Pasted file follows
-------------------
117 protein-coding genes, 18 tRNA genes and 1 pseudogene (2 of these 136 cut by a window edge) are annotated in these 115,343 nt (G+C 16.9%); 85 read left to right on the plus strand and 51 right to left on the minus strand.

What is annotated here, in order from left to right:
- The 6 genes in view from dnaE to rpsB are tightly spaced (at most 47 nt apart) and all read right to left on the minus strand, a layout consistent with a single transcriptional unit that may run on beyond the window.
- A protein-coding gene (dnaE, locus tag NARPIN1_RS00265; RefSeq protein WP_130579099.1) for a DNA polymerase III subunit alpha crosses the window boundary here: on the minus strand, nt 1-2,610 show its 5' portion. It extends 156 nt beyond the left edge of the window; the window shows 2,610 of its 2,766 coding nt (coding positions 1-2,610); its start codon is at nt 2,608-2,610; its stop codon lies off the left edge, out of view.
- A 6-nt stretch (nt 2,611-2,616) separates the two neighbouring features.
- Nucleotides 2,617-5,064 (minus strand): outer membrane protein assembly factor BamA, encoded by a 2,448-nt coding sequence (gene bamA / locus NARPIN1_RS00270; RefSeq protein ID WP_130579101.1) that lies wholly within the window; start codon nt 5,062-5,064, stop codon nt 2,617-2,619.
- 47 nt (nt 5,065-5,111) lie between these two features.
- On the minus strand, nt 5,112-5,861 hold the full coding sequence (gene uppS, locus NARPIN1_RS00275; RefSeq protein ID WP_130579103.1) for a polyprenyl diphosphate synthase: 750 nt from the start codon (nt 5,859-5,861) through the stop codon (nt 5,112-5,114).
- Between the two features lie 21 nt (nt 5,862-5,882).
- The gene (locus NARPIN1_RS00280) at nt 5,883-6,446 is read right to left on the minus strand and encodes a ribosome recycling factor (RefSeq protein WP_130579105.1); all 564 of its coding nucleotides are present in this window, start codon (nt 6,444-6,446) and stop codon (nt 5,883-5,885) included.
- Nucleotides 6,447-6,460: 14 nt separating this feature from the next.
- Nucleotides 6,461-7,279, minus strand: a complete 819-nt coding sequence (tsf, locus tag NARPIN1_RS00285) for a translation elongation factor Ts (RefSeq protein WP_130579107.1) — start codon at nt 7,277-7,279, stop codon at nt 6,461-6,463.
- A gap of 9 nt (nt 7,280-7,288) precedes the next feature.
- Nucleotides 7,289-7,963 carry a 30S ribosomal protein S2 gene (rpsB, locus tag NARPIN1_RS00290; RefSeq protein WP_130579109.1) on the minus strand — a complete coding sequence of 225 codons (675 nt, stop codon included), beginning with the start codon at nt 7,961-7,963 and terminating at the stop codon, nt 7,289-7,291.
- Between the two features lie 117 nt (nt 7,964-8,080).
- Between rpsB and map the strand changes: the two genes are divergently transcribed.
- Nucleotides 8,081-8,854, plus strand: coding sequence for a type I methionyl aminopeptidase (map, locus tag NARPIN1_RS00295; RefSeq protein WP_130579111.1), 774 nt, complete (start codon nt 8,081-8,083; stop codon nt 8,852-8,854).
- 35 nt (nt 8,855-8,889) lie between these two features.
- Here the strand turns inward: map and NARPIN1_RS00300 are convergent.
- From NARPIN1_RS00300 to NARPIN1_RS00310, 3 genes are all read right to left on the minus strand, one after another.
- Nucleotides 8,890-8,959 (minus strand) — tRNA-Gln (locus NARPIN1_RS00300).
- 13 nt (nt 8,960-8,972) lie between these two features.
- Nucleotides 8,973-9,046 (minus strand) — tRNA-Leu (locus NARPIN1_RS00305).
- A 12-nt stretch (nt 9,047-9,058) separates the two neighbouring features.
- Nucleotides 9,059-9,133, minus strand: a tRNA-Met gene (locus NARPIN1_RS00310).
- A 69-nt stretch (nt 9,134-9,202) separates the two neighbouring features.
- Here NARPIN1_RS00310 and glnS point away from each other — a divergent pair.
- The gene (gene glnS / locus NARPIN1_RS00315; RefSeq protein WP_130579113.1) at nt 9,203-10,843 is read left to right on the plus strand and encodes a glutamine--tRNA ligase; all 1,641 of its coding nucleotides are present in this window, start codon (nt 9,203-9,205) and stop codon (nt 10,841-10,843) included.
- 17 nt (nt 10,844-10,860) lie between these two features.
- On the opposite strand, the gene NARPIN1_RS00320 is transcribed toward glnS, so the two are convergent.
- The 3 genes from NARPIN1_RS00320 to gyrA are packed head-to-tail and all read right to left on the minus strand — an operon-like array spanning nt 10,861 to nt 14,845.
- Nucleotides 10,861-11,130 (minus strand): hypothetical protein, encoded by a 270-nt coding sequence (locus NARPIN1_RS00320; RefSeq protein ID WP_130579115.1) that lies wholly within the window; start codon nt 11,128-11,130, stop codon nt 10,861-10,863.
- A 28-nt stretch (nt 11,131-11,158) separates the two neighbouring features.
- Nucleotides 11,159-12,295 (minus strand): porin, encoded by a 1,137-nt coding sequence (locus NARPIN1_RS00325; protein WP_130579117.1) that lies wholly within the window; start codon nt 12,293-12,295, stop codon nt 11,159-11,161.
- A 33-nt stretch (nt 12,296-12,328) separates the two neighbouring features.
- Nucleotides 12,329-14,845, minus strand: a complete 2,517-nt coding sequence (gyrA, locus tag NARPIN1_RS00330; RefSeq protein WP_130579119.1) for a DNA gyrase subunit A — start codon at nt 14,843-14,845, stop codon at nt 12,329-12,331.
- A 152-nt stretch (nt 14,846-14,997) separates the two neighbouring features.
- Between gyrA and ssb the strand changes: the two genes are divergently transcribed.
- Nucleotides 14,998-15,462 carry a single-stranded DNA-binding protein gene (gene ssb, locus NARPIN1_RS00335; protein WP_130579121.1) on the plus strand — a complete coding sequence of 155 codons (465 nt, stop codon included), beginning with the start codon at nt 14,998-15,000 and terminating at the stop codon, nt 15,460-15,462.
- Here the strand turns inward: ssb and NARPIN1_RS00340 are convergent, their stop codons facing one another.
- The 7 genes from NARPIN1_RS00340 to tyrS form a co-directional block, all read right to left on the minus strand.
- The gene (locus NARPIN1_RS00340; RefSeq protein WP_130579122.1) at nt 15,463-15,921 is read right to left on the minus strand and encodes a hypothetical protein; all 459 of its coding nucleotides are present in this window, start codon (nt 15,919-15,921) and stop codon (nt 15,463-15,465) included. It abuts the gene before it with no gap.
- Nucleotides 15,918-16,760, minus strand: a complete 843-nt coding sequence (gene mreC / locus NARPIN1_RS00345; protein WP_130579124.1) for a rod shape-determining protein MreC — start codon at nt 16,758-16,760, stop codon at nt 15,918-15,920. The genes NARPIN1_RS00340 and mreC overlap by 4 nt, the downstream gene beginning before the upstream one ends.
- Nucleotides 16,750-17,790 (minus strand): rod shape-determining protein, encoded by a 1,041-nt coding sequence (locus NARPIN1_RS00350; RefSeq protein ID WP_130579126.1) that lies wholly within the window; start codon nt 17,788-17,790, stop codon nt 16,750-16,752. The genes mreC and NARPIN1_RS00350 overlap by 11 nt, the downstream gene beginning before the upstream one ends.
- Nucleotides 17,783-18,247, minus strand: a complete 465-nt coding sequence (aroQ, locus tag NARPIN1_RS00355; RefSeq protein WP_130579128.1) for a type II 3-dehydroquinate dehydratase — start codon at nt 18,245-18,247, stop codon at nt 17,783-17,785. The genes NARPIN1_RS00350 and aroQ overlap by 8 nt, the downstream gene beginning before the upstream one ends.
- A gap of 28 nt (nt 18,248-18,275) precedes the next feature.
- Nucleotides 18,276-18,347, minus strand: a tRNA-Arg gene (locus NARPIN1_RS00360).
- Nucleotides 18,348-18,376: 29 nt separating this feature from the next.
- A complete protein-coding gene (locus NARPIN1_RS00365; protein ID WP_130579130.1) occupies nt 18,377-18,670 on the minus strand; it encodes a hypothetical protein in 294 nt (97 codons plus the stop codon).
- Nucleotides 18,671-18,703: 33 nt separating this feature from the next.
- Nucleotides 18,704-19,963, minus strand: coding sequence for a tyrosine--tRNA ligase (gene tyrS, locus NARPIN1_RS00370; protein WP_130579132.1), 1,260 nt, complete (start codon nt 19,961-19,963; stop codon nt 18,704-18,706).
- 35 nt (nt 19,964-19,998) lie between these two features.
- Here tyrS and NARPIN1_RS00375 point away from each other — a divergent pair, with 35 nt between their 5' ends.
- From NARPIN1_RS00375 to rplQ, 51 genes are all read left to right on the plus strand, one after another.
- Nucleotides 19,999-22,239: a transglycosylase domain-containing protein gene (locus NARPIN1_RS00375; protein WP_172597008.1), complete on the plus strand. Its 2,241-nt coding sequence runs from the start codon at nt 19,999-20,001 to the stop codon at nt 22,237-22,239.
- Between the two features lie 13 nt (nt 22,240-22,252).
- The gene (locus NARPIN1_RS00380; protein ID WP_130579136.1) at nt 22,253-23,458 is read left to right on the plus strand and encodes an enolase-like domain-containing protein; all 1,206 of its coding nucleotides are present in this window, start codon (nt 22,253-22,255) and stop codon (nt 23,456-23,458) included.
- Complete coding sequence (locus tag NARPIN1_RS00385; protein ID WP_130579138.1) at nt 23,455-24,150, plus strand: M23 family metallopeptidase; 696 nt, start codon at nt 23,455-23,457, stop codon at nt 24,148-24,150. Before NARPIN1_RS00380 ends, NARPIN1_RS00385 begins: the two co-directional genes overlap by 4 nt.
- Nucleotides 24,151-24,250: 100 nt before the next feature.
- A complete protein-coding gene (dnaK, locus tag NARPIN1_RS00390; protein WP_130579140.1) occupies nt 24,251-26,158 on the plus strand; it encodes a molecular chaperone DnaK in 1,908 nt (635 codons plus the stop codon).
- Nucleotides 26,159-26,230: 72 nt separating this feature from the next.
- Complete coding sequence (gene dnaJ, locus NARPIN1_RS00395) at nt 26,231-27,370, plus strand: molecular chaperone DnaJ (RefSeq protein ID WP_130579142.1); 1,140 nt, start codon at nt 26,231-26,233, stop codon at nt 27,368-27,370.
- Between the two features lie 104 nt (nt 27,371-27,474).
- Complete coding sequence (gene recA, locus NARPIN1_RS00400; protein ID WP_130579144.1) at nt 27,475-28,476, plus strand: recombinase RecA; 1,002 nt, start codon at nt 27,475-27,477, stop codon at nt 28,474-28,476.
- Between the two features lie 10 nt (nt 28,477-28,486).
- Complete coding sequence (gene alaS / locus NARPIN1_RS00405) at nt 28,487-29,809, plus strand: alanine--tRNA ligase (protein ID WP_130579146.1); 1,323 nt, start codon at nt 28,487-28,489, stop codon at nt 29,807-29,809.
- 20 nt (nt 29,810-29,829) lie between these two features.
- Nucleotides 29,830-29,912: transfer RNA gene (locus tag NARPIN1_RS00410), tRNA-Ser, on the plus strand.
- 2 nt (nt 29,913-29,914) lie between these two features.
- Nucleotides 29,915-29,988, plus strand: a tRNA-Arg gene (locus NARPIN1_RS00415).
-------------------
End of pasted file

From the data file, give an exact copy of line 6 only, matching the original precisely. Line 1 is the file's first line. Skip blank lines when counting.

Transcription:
- Nucleotides 2,617-5,064 (minus strand): outer membrane protein assembly factor BamA, encoded by a 2,448-nt coding sequence (gene bamA / locus NARPIN1_RS00270; RefSeq protein ID WP_130579101.1) that lies wholly within the window; start codon nt 5,062-5,064, stop codon nt 2,617-2,619.